For the progressive traveler of today looking for a more immersive experience and who wants to pack in a lot of diverse experiences in a week or two, here's our one pick for 2015: the small kingdom of Oman.
It’s that time of the year: you are being assaulted by dozens of “Where to Travel in 2015” listicles.
Among them, everyone from Lonely Planet to Travel + Leisure to Afar to your local neighborhood travel blogger has them by the dozens. Or more. For 2014, New York Times had 52!
These giant lists overwhelm but that’s the point of them, a shock and awe strategy to get maximum impact, namely pageviews and share-ability.
Here at Skift, we’re all about getting to the point, focusing on what matters. In that spirit, we are only focusing on one big soul-satisfying place to visit in 2015, just like we picked Namibia for 2014.
Our criteria: a destination that mixes offbeat and adventurous — you don’t want to be frustrated with the difficulties of travel with too offbeat — but still doable as independent travel, with imprinted-on-your-synapses-for-life vistas that would light up the feed of even the worst Instagrammer on the planet.
So here’s our pick for 2015: The Sultanate of Oman. That small, ignored, slow, and laid-back Arab country an hour flight from the shiny cities of Dubai, Abu Dhabi, and Doha, along the southeastern coast of the Arabian Peninsula.
Laid-back and slow in the tumultuous Arab world sounds like an oxymoron, but in Oman’s case, it happens to be true, due to its history on the crossroads of the sea-trading world; that pioneering culture brought in different influences from around the world. The current Sultan in the country, Sultan Qaboos is as benevolent a monarch as you would find in that part of the world and has been responsible for the country’s exceptional religious tolerance.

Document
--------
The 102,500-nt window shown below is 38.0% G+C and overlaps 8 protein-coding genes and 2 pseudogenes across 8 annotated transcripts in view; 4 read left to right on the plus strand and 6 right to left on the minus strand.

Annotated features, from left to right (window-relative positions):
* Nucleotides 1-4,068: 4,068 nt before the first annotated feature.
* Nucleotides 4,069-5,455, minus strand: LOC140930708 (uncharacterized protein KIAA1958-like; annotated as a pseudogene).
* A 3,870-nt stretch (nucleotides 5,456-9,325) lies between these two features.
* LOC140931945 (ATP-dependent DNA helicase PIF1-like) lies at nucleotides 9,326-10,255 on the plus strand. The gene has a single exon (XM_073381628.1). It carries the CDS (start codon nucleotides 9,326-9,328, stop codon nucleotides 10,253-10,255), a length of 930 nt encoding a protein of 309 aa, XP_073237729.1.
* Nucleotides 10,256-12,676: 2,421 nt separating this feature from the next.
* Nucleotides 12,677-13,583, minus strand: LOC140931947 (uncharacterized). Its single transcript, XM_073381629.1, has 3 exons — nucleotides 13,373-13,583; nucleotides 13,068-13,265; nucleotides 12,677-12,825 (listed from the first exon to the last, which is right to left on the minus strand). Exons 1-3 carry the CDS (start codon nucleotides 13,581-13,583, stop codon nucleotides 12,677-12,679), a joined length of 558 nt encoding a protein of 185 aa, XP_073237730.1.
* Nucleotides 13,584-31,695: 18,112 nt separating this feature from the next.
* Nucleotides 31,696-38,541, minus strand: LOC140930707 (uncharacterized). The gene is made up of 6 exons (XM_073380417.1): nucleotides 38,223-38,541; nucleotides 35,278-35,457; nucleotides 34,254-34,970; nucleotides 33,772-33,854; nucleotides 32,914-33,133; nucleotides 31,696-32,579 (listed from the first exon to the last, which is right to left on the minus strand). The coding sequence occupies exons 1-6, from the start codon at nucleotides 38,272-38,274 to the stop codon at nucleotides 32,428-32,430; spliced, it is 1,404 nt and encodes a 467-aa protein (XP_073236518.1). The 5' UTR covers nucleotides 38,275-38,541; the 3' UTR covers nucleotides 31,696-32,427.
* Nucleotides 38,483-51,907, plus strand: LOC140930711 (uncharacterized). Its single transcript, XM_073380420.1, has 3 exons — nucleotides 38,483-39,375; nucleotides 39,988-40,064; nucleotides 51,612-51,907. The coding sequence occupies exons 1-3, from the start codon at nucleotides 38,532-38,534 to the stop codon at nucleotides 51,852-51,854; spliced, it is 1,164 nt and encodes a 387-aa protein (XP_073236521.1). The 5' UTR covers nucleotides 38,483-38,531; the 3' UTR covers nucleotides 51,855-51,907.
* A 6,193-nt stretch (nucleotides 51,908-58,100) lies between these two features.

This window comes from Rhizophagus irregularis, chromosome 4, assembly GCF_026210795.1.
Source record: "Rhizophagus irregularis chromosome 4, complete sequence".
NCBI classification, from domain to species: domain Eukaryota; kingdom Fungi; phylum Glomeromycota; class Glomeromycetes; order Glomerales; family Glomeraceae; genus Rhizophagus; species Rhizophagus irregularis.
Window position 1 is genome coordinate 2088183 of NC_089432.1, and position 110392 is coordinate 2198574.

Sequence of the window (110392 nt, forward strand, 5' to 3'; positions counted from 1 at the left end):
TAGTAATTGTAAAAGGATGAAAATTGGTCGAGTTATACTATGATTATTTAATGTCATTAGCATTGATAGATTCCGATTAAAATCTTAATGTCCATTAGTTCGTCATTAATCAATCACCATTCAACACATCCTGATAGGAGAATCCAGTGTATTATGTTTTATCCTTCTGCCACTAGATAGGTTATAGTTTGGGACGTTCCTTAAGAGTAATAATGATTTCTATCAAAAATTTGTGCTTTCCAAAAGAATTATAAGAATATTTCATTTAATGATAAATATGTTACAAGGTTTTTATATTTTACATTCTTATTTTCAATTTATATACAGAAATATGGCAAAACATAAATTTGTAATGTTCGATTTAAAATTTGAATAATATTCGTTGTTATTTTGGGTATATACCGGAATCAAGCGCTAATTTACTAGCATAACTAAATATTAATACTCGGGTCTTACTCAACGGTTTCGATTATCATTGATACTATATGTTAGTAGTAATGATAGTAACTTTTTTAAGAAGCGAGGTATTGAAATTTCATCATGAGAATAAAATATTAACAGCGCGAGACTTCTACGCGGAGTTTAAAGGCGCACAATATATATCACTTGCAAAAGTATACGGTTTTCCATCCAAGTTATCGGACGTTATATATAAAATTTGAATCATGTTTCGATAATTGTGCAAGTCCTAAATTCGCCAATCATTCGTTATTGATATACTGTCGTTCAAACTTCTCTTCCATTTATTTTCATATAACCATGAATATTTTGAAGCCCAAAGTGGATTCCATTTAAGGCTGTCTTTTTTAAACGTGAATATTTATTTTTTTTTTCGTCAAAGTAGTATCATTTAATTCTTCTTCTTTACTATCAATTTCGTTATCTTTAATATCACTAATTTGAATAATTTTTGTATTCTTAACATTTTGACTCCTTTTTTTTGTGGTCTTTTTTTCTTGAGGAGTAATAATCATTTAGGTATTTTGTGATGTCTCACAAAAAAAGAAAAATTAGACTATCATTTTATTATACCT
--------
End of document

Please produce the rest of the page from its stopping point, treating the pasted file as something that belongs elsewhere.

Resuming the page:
For travelers, Oman packs a lot in a small package, with desert, rugged coast and beaches, water sports and diving, forts-every-few-miles, green valleys, old school bazaars and old school Arabian hospitality. You can do a lot in a few days while staying in the capital city of Muscat, but a 10-day driving trip would be make for a perfect holiday.
Here’s how Lonely PLanet puts it, and from first hand experience we would say this is pretty accurate:
Oman doesn’t boast many ‘firsts’ or ‘biggests’ in a region obsessed by vanity. What it does boast, with its rich heritage and embracing society, is a strong sense of identity, a pride in an ancient, frankincense-trading past and confidence in a highly educated future.
For visitors, this offers a rare chance to engage with the Arab world without the distorting lens of excessive wealth. Oman’s low-rise towns retain their traditional charms and Bedouin values remain at the heart of an Omani welcome… Oman is the obvious choice for those seeking out the modern face of Arabia while wanting still to sense its ancient soul.
And for now, the tourist traffic isn’t heavy. About 2.1 million tourists visited Oman in 2013, according to government figures, up by 7.8% over the previous year. But that will rise, as the country has now committed to tourism being a big part of building more socio-economic opportunities to the citizens.
Getting to Muscat is easy, with flights from the hub airports of Dubai, Abu Dhabi or Doha, and direct flights from other parts of Asia. Cruise traffic has also started to come into the country, though still in early days.
Luxury hospitality has moved into Oman in the last few years; Ritz Carlton, Six Senses and Shangri-La already have resorts here, with Aman and Four Seasons planning to open in the near future. And you know the tourism scene has arrived when you get a luxury eco-resort.
But that’s just one end of the traveler, rentals through HomeAway, Airbnb and other sites are an option as well, especially in Muscat.
These four videos below encapsulate the experience of traveling in Oman well.
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Oman represents one of the most fascinating opportunities in modern tourism. And thankfully, the country seems to be taking the right steps to realize the vast potential.
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